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How is gender defined in Kate Chopin's "The Story of an Hour"?

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wcountrygirl21 | Student, Undergraduate | Honors

Posted June 21, 2012 at 1:04 AM via web

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How is gender defined in Kate Chopin's "The Story of an Hour"?

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rachaely123 | Middle School Teacher | eNoter

Posted June 21, 2012 at 1:57 AM (Answer #1)

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The loss of Mrs. Mallard's new freedom from her marriage is unbearable. This is not to say (though many readers might say it) that her marriage was miserable. The text explicitly says “she had loved him—sometimes.” The previous paragraph in the story nicely calls attention to a certain aspect of love—a satisfying giving of the self—and yet also to a most unpleasant yielding to force:

There would be no one to live for her during those coming years; she would live for herself. There would be no powerful will bending her in that blind persistence with which men and women believe they have a right to impose a private will upon a fellow-creature.

This is doubly important as to her testimony of her ability to live independently and the loss of love which is a binding relationship between people. Kate Chopin draws an accurate representation of a person's inability " to live for himself or herself.:

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booboosmoosh | High School Teacher | (Level 3) Educator Emeritus

Posted June 21, 2012 at 3:40 AM (Answer #2)

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In order to understand the gender issues present in Chopin's "The Story of an Hour," it is important first to look at Chopin's life. Kate's husband died when she was thirty-one. Chopin had little money and six children to raise. When she was thirty-nine, she began writing—some poetry, but also short stories.

The stories center around the themes of class relations, relationships between men and women...

Kate lived in a male-dominated society where women were second-class citizens. Women were believed to be fragile creatures that needed a man in order to survive and be happy. Society saw women...

...as selfless wives and mothers.

"The Story of an Hour" was published in 1897. Many women were fighting for the right to vote and to hold jobs.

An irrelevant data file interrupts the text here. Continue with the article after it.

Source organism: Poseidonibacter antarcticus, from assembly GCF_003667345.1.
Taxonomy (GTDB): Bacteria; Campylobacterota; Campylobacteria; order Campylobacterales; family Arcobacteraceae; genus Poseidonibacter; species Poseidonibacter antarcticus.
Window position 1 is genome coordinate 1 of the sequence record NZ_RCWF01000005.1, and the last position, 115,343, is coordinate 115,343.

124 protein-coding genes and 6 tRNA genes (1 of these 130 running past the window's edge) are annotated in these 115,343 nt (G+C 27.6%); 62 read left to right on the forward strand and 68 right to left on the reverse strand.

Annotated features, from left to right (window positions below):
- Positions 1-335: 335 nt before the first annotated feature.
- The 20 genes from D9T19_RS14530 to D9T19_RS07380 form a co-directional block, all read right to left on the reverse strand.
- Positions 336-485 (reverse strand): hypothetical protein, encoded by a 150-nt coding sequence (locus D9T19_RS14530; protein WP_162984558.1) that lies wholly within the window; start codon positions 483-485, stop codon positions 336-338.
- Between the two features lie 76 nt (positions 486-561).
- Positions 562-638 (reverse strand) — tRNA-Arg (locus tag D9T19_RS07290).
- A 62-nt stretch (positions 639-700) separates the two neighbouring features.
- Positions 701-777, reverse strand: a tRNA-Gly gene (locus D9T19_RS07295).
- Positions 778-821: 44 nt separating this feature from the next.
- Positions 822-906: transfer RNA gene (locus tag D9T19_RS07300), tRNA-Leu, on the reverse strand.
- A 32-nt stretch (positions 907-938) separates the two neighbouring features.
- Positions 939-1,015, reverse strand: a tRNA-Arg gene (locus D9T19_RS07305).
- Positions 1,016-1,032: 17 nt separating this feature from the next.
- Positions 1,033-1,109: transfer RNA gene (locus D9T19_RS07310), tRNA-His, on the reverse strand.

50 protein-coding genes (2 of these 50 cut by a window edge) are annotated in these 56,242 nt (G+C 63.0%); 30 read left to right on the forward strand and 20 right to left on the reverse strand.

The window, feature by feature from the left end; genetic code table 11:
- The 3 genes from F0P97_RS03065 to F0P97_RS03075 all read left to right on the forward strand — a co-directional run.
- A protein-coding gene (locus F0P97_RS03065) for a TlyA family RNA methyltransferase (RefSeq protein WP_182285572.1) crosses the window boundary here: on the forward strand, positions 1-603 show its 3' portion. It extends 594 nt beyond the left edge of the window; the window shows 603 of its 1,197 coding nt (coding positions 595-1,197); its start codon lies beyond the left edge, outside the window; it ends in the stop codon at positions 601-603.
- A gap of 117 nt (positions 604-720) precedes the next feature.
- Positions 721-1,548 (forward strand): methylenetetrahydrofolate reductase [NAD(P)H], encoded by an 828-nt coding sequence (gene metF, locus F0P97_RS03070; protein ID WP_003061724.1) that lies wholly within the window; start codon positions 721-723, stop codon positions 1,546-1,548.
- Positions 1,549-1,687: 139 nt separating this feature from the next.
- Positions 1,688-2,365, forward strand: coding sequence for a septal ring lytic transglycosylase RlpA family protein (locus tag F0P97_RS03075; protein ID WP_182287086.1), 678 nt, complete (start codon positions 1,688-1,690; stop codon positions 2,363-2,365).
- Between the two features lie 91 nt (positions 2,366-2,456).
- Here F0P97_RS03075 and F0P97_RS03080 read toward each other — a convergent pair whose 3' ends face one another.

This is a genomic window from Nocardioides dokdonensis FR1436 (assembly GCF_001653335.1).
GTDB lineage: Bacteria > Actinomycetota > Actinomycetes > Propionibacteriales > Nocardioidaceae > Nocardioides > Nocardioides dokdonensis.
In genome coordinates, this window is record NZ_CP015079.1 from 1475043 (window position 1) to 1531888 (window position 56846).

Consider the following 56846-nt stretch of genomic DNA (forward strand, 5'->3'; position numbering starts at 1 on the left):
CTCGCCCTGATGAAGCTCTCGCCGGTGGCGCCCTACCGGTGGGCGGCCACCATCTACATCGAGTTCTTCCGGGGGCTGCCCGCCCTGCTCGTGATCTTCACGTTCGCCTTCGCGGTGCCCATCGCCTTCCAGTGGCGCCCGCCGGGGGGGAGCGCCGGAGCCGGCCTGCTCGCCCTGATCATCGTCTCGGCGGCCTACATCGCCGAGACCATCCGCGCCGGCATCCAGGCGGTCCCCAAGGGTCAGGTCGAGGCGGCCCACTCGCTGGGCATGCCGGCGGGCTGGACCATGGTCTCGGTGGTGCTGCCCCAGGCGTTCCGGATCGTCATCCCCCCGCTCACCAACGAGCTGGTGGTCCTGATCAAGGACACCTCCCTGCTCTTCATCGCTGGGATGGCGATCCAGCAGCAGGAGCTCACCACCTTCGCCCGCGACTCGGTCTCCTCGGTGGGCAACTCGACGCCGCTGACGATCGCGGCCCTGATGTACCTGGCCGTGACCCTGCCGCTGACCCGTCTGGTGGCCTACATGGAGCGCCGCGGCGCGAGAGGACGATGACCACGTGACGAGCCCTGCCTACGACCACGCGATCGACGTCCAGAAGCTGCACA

Chopin's depiction of female self-assertion was regarded as immoral.

In this story, Louise Mallard is the perfect wife—dutiful and controlled. This is evident by her reaction to the idea of individual freedom with the death of her husband. Ironically, the idea of being her own person is something she at first desperately fights.

There was something coming to her and she was waiting for it, fearfully…

…She was beginning to recognize this thing that was approaching to possess her, and she was striving to beat it back with her will...When she abandoned herself a little whispered word escaped her slightly parted lips..."free, free, free!"  

Dutifully, Louise resists this thing her very soul seems to unconsciously yearn for: freedom. Until this moment, she has never recognized the social restrictions placed upon her. Her conscious mind has never realized that there was any other kind of existence she might have hoped for; but once she knows, she looks back at her life as if with new sight. One's will imprisoned—regardless of what it is called—is enslavement. Her autonomy promises many things:

There would be no one to live for during those coming years; she would live for herself. There would be no powerful will bending hers in that blind persistence with which men and women believe they have a right to impose a private will upon a fellow-creature.

The promise of this new life engulfs Louise. Now she even understands that freedom is more important than love, "the unsolved mystery." Her joy is boundless:

"Free! Body and soul free!" she kept whispering.

Louise's "illumination" infers that subjugated before by the laws of society, she is now not only able to make her own choices, but she can think for herself and have her own opinions.

The value of this freedom is seen in Louise's response when she sees that Brently is alive. In an instant, her freedom is snatched away. She cannot face returning to her former life—she cannot know of freedom and not have it. She has a heart attack and dies.

The doctors (men) who are called, diagnose Louise's death as a deadly elation in seeing her beloved husband. 

...she had died of heart disease--of the joy that kills.

This is deeply ironic—Chopin infers that this is what the men want to believe—that Louise's sense of loss was so great, that seeing Brently again was a joy her poor heart could not handle. Chopin, however, infers that Louise's death is due to her devastation of losing her freedom—for Brently...society...will never allow her the freedom she had for a fleeting moment.

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